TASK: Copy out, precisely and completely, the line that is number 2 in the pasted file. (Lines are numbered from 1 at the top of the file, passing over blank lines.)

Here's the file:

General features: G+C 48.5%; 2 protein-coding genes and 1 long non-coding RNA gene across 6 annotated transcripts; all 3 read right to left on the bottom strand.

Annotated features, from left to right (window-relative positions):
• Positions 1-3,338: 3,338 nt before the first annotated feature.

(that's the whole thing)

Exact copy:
Annotated features, from left to right (window-relative positions):